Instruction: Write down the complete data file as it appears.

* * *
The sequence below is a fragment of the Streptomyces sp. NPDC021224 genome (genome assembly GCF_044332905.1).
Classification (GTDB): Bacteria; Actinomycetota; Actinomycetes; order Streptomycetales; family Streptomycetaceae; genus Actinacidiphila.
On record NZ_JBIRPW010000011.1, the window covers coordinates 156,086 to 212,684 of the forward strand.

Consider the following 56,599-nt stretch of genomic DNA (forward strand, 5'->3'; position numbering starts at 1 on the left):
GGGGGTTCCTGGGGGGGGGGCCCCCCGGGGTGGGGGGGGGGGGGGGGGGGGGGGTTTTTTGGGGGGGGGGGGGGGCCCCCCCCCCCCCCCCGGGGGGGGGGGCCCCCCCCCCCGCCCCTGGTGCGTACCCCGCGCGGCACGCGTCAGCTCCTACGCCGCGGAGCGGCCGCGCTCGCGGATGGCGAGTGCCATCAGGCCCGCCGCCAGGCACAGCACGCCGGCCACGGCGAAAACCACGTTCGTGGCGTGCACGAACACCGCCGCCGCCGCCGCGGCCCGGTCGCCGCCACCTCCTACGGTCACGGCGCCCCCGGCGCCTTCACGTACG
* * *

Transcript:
The sequence below is a fragment of the Streptomyces sp. NPDC021224 genome (genome assembly GCF_044332905.1).
Classification (GTDB): Bacteria; Actinomycetota; Actinomycetes; order Streptomycetales; family Streptomycetaceae; genus Actinacidiphila.
On record NZ_JBIRPW010000011.1, the window covers coordinates 156,086 to 212,684 of the forward strand.

Consider the following 56,599-nt stretch of genomic DNA (forward strand, 5'->3'; position numbering starts at 1 on the left):
GGGGGTTCCTGGGGGGGGGGCCCCCCGGGGTGGGGGGGGGGGGGGGGGGGGGGGTTTTTTGGGGGGGGGGGGGGGCCCCCCCCCCCCCCCCGGGGGGGGGGGCCCCCCCCCCCGCCCCTGGTGCGTACCCCGCGCGGCACGCGTCAGCTCCTACGCCGCGGAGCGGCCGCGCTCGCGGATGGCGAGTGCCATCAGGCCCGCCGCCAGGCACAGCACGCCGGCCACGGCGAAAACCACGTTCGTGGCGTGCACGAACACCGCCGCCGCCGCCGCGGCCCGGTCGCCGCCACCTCCTACGGTCACGGCGCCCCCGGCGCCTTCACGTACG